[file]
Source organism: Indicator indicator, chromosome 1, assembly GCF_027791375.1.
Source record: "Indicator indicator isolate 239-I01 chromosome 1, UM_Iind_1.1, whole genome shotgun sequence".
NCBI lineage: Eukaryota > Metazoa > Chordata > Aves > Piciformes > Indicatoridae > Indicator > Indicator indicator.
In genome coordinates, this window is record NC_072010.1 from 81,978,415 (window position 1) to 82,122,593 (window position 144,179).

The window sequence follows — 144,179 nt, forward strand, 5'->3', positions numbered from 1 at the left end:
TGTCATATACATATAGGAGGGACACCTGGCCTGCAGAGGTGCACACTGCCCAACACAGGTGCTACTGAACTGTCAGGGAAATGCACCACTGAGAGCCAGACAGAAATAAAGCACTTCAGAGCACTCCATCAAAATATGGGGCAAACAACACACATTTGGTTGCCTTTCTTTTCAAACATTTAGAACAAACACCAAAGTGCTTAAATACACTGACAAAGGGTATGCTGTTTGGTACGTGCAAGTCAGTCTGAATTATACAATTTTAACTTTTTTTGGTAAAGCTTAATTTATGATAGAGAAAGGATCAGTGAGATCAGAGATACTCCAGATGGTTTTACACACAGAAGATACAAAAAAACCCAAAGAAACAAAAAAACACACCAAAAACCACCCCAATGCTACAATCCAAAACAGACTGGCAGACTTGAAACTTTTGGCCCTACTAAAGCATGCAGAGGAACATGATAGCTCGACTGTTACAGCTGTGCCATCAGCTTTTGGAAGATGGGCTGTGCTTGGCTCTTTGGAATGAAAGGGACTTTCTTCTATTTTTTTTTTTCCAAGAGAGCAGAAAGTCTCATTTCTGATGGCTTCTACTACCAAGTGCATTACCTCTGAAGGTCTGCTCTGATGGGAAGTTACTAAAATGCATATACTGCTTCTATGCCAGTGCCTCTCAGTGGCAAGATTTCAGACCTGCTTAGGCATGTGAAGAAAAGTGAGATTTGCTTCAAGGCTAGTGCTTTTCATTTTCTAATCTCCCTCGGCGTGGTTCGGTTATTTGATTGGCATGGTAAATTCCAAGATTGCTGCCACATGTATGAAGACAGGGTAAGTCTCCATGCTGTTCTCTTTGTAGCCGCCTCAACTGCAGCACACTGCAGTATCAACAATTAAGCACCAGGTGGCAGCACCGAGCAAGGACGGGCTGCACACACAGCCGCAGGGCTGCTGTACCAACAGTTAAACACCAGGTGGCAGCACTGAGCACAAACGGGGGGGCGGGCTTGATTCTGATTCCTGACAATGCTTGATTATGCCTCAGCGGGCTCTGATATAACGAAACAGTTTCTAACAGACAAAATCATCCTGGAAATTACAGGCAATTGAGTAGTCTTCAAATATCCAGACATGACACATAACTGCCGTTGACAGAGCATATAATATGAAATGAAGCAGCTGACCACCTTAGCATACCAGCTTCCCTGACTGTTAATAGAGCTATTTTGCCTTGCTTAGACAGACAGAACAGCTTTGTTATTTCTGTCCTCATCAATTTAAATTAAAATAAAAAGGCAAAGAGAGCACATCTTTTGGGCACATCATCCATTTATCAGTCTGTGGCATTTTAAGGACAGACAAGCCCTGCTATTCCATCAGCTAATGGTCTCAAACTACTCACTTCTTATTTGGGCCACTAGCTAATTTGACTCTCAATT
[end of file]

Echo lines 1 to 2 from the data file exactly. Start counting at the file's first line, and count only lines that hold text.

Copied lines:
Source organism: Indicator indicator, chromosome 1, assembly GCF_027791375.1.
Source record: "Indicator indicator isolate 239-I01 chromosome 1, UM_Iind_1.1, whole genome shotgun sequence".